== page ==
The peace process has changed. In place of handshakes on the White House lawn, even moderate Palestinian leaders today glorify terrorists. They deny the Jewish connection to Jerusalem, and declare statehood without making peace. There is Hamas, which now rules Gaza and whose covenant calls not only for Israel’s destruction but for the murder of Jews everywhere—a genocidal organization. Twenty years ago, the Israeli government did not support the creation of a Palestinian state, though a majority of Israelis believed peace was possible. Today, the official policy of the Netanyahu government is the two-state solution but the majority of Israelis doubt whether the Palestinians can achieve it.
Still, rarely a day goes by without commentators—many of them American Jews—claiming that we’re not doing enough for peace. They focus on the settlements, which take up less than 2 percent of the West Bank. They seem to forget the twenty-one settlements we uprooted in Gaza in the hope of advancing peace, and the many thousands of rocket attacks we received instead. They often forget the generous Israeli peace offers rejected by the Palestinians, or the thousand Israelis killed by suicide bombs.
Of course, America is a democracy—like Israel—and everyone has the right to criticize. No, we’re not perfect, just read the Israeli press. We’re just startled, sometimes, when the criticism is ill-informed and overwhelming.
Israeli society is changing. There are more religiously observant Israelis today, larger minority populations, and more young people who feel more Israeli than Jewish—who see themselves not as am yisrael but rather as ha-am ha-yisraeli. Yes, Israel is the start-up nation, but the flip side of our technological success is a wider social gap between haves and haves-less. As the only industrialized country bordering Africa, Israel has also become deluged with illegal immigrants seeking work. We have many more problems but we also sense that fewer people understand us, including some American Jews.
Changes, meanwhile, have also occurred among American Jews. The horror of 9/11, the trauma of two wars, the economic crisis—all have left deep scars. Politics have become polarized. I once tried to meet American Jewish Democrats and Republicans in the same room. Once.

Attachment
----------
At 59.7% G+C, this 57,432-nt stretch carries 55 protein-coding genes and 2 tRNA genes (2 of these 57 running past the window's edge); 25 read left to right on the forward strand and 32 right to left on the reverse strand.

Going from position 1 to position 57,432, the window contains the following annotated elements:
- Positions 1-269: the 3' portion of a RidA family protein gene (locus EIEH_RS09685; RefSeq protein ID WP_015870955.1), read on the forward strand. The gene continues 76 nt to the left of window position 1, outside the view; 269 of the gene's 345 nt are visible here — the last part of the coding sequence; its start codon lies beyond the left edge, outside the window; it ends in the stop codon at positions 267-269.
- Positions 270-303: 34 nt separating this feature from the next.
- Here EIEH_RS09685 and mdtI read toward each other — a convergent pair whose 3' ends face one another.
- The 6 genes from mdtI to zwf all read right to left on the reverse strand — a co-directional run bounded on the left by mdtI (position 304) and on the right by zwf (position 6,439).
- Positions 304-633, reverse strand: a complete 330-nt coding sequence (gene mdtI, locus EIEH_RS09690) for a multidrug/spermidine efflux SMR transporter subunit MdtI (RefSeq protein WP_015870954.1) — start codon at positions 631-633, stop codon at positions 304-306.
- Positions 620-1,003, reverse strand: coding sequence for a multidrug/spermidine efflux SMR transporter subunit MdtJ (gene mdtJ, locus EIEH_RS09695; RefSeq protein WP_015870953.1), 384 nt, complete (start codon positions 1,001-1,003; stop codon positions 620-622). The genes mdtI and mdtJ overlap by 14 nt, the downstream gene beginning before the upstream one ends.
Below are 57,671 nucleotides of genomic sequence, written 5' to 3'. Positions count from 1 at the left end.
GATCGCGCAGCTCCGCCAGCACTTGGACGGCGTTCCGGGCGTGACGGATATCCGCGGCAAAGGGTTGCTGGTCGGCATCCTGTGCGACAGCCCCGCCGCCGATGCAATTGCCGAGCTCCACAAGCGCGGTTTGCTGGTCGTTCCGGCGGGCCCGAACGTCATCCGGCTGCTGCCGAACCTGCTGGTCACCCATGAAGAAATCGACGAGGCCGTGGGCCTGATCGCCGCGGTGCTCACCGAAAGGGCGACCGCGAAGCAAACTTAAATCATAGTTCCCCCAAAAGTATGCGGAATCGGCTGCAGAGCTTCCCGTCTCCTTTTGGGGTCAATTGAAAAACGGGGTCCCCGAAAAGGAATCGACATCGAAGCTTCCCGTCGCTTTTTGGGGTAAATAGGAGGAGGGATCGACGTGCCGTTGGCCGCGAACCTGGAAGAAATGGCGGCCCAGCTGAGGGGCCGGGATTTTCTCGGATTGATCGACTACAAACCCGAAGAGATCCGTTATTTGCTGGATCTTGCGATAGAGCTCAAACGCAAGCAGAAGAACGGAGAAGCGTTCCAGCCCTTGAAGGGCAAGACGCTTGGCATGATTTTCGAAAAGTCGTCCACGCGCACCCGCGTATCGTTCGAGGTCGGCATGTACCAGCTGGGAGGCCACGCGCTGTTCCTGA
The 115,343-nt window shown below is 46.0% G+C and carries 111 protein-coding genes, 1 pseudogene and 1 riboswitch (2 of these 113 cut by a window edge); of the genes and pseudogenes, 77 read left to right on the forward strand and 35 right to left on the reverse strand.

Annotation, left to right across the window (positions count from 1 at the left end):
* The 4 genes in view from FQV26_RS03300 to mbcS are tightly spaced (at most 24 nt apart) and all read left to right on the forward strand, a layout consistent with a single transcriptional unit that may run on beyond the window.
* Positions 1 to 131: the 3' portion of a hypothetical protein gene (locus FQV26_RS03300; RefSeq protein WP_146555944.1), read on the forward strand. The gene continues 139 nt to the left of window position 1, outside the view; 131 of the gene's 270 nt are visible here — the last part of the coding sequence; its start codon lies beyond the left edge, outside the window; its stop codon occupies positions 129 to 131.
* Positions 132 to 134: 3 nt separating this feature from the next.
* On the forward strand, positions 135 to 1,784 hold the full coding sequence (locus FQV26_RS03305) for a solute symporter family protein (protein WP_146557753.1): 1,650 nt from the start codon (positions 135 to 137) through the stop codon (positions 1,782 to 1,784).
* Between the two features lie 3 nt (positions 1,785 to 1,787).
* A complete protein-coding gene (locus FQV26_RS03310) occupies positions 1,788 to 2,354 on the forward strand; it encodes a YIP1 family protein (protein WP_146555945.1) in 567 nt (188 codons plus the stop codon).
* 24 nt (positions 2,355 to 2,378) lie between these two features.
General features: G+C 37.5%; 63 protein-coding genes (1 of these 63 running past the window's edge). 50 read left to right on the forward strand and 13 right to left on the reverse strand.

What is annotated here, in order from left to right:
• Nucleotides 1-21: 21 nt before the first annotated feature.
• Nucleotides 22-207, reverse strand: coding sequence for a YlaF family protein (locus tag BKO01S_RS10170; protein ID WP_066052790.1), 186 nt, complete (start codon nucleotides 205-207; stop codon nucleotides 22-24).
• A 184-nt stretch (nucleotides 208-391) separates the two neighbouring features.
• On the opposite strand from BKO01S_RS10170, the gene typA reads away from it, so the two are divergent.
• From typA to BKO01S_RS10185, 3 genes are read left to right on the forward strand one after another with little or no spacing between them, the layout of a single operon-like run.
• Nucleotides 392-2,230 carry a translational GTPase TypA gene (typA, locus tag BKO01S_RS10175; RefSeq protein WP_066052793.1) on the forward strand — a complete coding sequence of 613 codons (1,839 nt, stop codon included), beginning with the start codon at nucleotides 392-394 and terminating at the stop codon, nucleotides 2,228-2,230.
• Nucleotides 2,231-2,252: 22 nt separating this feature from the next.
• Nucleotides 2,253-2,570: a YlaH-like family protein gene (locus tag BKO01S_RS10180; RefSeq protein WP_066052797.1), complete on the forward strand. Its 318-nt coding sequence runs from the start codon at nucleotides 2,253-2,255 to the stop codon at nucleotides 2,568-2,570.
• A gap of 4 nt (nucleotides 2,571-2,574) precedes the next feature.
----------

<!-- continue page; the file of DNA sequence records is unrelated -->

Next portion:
Many Jews, like other Americans, want to focus on their domestic challenges before dealing with those elsewhere world. More and more, Israel is in danger of being seen not as a real country with real people confronting real-life problems, but as an issue; as a society either to be idealized or demonized or simply ignored.
These changes have impacted our relationship—I’ve witnessed it up close. The last thing I thought I ever have to do on this job was to try to change the minds of an incoming class of rabbinical students who opposed spending their required year in Israel. At the same time, I never pictured myself calling Israeli leaders in the middle of the night urging them to remove Youtube clips designed to convince Israelis living in this country to come home. Those videos, I explained, however unintentionally, questioned whether Jews could remain Jewish in America.
Over the past four years, I’ve seen how too often we no longer speak with one another but past one another. I’ve dealt with topics that American Jews view through the prisms of religious freedom and women’s rights and Israelis through the lenses of sovereignty, law, and public safety. I’ve dealt with the illegal immigration from Africa, which Israelis see as threatening to their economic and social fabric and some American Jews see as troubling to their conscience.
I find myself wondering can we strive to view such issues from one another’s perspective? Can we talk with—and not past—each other?